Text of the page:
Minorities risk cognitive disease
Research has established that African Americans and other minority groups are more likely to suffer vascular problems, which are associated with the development of dementia and Alzheimer’s disease. But primary caregivers may not be adequately identifying warning signs of dementia, according to a University statement released last week.
The problem is the subject of the bulk of the research done by Assistant Nursing Prof. Ishan Williams, who recently won a $40,000 one-year grant for the study, funded by the Alzheimer’s and Related Disease Research Award Fund.
Williams wants to determine whether untreated vascular problems make it more likely for mild cognitive impairment to develop into advanced dementia in African Americans.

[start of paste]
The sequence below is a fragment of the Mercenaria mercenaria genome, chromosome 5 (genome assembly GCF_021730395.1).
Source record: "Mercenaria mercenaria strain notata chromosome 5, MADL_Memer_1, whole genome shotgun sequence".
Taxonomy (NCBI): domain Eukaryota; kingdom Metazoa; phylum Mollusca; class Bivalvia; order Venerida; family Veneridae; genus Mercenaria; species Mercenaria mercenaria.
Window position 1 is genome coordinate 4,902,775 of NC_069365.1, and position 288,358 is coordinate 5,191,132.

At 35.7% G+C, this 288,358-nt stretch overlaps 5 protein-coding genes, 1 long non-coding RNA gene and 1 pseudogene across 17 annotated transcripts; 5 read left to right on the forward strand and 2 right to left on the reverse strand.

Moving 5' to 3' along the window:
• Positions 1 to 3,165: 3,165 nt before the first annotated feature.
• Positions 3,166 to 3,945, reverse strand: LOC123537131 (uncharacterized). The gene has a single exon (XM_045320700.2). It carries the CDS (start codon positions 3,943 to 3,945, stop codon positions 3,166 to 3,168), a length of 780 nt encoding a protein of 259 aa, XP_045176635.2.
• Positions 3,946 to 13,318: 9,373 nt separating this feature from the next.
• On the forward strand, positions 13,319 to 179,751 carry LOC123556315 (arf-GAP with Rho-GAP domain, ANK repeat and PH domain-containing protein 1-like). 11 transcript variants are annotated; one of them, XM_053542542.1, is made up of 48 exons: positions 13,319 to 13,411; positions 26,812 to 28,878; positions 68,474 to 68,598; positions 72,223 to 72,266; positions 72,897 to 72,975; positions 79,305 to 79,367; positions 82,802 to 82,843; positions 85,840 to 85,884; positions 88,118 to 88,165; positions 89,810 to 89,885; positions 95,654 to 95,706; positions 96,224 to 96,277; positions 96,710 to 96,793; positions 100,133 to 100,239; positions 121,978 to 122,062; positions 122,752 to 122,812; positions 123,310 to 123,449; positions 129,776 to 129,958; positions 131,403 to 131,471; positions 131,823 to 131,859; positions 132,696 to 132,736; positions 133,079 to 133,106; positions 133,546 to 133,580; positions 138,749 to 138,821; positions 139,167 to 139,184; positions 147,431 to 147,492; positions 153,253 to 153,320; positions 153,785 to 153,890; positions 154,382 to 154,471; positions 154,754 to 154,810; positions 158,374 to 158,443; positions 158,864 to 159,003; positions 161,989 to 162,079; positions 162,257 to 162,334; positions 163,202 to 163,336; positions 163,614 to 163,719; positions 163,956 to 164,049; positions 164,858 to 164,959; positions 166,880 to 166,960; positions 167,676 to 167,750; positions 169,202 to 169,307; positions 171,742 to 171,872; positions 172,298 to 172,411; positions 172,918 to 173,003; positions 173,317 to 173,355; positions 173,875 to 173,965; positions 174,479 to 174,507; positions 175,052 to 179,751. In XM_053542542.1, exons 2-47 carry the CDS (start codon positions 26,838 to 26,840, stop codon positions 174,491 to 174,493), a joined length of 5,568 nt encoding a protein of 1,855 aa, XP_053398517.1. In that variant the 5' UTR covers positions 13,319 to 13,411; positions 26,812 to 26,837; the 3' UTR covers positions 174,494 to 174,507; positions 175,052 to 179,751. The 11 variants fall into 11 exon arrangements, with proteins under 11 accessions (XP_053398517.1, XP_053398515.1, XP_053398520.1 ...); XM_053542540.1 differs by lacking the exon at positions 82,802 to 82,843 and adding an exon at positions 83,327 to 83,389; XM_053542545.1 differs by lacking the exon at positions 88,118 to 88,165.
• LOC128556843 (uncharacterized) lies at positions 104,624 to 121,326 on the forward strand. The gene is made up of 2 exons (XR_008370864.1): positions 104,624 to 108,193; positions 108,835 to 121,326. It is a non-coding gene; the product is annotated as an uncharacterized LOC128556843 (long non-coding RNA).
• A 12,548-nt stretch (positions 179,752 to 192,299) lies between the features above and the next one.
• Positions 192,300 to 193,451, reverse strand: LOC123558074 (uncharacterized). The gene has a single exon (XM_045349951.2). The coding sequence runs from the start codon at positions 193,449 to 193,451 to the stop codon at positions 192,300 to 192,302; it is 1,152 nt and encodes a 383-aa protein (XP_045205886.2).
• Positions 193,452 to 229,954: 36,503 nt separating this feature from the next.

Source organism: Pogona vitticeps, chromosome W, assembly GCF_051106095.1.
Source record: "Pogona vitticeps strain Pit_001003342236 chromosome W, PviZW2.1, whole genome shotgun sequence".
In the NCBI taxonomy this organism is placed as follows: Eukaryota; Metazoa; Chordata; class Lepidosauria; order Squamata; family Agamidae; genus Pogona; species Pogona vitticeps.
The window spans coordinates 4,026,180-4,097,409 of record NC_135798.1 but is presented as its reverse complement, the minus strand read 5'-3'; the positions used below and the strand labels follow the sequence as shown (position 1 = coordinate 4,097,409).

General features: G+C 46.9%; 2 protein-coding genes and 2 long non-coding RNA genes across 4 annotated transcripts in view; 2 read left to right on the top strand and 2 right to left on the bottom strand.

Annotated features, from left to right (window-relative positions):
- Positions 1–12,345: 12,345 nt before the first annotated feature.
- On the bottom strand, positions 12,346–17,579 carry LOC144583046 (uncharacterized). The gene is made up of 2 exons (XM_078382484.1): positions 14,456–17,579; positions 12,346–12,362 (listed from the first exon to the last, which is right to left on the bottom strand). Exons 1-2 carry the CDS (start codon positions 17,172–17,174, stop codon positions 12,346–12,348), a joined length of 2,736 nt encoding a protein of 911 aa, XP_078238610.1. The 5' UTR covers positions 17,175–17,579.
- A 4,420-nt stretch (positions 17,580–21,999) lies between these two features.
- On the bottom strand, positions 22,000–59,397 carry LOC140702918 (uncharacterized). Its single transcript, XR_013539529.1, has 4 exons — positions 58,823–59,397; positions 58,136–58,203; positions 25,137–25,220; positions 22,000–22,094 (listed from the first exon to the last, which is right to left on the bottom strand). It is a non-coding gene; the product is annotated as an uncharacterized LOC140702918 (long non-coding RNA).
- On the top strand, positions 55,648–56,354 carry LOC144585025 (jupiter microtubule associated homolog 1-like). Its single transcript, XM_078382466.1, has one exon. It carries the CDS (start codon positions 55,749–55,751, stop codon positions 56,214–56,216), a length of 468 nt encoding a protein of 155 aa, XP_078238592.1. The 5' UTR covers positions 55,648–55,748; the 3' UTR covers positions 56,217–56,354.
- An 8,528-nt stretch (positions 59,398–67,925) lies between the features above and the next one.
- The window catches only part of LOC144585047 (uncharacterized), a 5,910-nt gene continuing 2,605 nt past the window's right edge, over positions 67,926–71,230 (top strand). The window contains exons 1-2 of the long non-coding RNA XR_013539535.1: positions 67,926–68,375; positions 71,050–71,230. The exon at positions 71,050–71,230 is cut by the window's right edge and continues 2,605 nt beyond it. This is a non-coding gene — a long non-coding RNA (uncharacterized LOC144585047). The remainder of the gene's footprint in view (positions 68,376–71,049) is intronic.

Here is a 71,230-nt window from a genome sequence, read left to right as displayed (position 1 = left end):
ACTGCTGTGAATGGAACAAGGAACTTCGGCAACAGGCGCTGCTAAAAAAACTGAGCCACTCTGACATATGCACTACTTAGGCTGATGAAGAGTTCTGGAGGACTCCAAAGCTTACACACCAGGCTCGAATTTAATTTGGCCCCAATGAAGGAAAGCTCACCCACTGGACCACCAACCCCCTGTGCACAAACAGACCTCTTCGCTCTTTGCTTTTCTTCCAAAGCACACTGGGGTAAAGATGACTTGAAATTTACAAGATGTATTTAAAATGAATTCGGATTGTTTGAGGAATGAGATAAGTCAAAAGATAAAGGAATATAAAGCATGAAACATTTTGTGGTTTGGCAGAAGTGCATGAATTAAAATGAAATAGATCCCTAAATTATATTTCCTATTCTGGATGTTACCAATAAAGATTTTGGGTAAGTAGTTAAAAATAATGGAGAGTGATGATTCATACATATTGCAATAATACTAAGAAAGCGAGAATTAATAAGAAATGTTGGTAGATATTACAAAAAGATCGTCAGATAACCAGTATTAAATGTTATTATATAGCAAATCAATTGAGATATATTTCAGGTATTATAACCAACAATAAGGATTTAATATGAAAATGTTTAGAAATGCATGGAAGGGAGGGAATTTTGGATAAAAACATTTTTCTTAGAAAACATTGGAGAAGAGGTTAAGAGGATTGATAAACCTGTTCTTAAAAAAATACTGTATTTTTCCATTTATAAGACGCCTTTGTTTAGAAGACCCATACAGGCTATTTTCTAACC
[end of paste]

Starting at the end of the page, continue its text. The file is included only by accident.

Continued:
Williams aims to study how various factors lead to a failure to identify the early warning signs of dementia and Alzheimer’s. Such factors include the lack of knowledge among physicians about the cognitive risks associated with vascular problems.
“If we can better understand what vascular risk factors are more strongly associated with mild cognitive impairment of early dementia, we can develop specific strategies to prevent — and protect — some of our most vulnerable populations,” Williams said in the statement.
Should Williams’ hypothesis prove true, primary-care physicians could preemptively test African Americans with vascular problems for early signs of cognitive degeneration.
“[Our study] will boost our ability to understand the critical features that might predict, and ultimately delay the onset of dementia and Alzheimer’s disease,” Williams said.